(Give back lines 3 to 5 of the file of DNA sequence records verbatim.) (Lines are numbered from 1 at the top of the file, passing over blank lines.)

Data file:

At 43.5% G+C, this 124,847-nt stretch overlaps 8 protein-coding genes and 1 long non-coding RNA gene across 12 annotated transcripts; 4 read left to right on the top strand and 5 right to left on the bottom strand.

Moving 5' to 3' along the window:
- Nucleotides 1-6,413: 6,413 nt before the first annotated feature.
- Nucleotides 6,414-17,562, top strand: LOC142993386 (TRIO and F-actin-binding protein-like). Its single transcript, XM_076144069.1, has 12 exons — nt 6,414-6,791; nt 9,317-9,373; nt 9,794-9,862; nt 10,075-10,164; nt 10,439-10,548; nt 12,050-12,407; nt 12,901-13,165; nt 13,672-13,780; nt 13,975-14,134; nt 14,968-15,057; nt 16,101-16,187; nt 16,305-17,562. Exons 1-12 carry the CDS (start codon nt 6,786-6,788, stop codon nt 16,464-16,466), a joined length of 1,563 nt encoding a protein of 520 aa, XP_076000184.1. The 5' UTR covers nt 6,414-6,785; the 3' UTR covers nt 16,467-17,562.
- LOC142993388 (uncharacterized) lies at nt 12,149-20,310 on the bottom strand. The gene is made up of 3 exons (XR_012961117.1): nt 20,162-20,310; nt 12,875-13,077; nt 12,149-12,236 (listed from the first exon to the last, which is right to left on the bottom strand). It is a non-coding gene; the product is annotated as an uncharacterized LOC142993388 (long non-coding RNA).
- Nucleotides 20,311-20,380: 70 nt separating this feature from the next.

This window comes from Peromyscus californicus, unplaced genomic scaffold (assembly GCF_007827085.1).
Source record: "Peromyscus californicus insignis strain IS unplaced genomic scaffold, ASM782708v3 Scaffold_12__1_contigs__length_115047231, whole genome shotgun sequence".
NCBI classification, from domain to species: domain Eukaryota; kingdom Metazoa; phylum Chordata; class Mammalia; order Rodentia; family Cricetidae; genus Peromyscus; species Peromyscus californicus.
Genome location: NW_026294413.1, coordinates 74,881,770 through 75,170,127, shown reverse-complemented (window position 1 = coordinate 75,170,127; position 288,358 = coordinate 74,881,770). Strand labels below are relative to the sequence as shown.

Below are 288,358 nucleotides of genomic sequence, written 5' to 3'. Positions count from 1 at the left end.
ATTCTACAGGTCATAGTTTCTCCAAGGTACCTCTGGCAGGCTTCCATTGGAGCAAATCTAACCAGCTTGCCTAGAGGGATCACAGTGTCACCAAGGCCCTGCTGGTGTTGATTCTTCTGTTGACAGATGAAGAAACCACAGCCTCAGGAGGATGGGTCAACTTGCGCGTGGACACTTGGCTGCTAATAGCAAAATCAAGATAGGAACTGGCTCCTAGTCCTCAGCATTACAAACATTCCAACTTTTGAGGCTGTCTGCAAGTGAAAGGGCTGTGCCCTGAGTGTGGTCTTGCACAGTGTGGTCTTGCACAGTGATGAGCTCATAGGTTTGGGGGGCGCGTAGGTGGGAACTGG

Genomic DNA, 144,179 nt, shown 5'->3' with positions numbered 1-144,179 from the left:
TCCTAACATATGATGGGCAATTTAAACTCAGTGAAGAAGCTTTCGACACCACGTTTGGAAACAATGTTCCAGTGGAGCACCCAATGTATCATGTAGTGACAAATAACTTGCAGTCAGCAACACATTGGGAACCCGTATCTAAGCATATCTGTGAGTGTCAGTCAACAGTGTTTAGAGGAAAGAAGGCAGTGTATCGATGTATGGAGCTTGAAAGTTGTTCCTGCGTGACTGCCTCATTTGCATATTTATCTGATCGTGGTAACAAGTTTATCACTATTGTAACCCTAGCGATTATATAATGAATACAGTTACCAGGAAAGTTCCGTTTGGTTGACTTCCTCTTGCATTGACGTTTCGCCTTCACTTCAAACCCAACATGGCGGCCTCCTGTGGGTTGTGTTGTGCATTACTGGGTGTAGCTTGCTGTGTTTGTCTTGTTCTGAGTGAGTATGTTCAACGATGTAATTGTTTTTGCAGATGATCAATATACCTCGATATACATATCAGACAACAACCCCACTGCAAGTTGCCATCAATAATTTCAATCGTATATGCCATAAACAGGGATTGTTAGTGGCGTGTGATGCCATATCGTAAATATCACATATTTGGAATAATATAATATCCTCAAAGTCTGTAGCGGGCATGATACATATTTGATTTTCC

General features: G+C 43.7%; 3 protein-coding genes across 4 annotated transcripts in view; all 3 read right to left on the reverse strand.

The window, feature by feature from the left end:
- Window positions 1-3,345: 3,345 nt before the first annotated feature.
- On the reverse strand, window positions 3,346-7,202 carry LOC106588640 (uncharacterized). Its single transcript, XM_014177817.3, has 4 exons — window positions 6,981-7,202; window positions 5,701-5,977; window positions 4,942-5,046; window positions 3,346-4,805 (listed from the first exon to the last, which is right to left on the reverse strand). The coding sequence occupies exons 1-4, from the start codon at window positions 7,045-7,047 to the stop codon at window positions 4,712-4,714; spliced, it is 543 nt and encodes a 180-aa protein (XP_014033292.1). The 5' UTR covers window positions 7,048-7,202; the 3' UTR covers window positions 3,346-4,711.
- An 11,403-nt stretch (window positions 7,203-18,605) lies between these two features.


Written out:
- Nucleotides 1-6,413: 6,413 nt before the first annotated feature.
- Nucleotides 6,414-17,562, top strand: LOC142993386 (TRIO and F-actin-binding protein-like). Its single transcript, XM_076144069.1, has 12 exons — nt 6,414-6,791; nt 9,317-9,373; nt 9,794-9,862; nt 10,075-10,164; nt 10,439-10,548; nt 12,050-12,407; nt 12,901-13,165; nt 13,672-13,780; nt 13,975-14,134; nt 14,968-15,057; nt 16,101-16,187; nt 16,305-17,562. Exons 1-12 carry the CDS (start codon nt 6,786-6,788, stop codon nt 16,464-16,466), a joined length of 1,563 nt encoding a protein of 520 aa, XP_076000184.1. The 5' UTR covers nt 6,414-6,785; the 3' UTR covers nt 16,467-17,562.
- LOC142993388 (uncharacterized) lies at nt 12,149-20,310 on the bottom strand. The gene is made up of 3 exons (XR_012961117.1): nt 20,162-20,310; nt 12,875-13,077; nt 12,149-12,236 (listed from the first exon to the last, which is right to left on the bottom strand). It is a non-coding gene; the product is annotated as an uncharacterized LOC142993388 (long non-coding RNA).